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ERIC Number: ED290914
Record Type: RIE
Publication Date: 1987-Oct
Pages: 36
Abstractor: N/A
Reference Count: 0
ISBN: N/A
ISSN: N/A
Who Are the High School Graduates Who Don't Go to College?
Frank, Kenneth A.; Lee, Valerie E.
Surprisingly little research has been conducted on noncollege-bound high school graduates who do not fall into some other category such as disadvantaged or unemployed. A study used data drawn from the High School and Beyond research (a multipurpose national longitudinal study of America's high school students) to examine 4,537 high school graduates (class of 1980) who did not attend a two- or four-year college within two years of their high school graduation. Fifty-eight percent of the class of 1980 attended college, leaving 42 percent that did not. Not surprisingly, students from the highest social levels and with the highest levels of academic achievement were most likely to attend college. On the other hand, many of those who did not choose to attend college could have chosen to do so (this appeared especially true for qualified blacks, who often chose full-time employment over college). Of those 1980 graduates who did not attend college, 3,667 found full-time employment and 870 engaged in "other" activities. Four years after graduation, a full 30 percent of the 870 persons in the "other" category had found full-time employment. The remaining graduates were involved in the following activities: vocational education (9.6 percent), apprenticeship (2.0 percent), government training (0.5 percent), living alone (5.4 percent), Manpower (2.9 percent), a Comprehensive Education and Training Act program (12.1 percent), the Youth Corps (2.8 percent), employer training (11.6 percent), church activities (19.8 percent), noncredit college courses (8.2 percent), and social clubs (17.1 percent). (MN)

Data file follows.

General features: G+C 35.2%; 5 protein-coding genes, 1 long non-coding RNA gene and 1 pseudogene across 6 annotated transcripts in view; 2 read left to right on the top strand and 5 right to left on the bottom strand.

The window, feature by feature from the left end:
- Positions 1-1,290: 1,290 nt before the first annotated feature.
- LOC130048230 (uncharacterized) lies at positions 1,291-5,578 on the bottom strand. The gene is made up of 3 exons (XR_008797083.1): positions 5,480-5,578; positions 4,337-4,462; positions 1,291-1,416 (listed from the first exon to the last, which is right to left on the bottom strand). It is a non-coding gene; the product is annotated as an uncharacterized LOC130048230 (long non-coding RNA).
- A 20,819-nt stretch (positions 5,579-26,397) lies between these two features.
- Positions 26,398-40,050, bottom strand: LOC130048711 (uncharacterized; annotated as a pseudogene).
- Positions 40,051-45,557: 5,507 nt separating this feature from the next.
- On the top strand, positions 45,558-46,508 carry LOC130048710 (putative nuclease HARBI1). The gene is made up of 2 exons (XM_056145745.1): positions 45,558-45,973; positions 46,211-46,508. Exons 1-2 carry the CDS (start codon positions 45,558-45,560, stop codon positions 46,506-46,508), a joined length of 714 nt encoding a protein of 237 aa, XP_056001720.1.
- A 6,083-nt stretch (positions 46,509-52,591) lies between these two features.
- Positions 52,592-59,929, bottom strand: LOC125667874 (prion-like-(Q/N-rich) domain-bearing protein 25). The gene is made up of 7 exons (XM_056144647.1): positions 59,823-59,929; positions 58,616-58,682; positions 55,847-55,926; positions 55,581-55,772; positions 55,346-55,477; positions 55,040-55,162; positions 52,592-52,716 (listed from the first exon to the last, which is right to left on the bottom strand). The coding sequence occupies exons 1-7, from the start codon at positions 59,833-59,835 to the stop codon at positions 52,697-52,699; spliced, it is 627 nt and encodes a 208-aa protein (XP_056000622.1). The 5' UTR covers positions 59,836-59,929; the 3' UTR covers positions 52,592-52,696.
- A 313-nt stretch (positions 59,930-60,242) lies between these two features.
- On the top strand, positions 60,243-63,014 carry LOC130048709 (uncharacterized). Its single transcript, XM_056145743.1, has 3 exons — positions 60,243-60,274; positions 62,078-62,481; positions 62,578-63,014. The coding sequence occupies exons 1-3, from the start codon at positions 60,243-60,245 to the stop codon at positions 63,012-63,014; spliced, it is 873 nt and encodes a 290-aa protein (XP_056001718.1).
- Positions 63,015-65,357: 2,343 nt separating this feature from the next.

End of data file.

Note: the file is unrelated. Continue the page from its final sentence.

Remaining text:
Publication Type: Reports - Research; Speeches/Meeting Papers
Education Level: N/A
Audience: N/A
Language: English
Sponsor: EXXON Education Foundation, New York, NY.
Authoring Institution: N/A
Identifiers: High School and Beyond (NCES)
Note: Paper presented at the Annual Meeting of the Ameri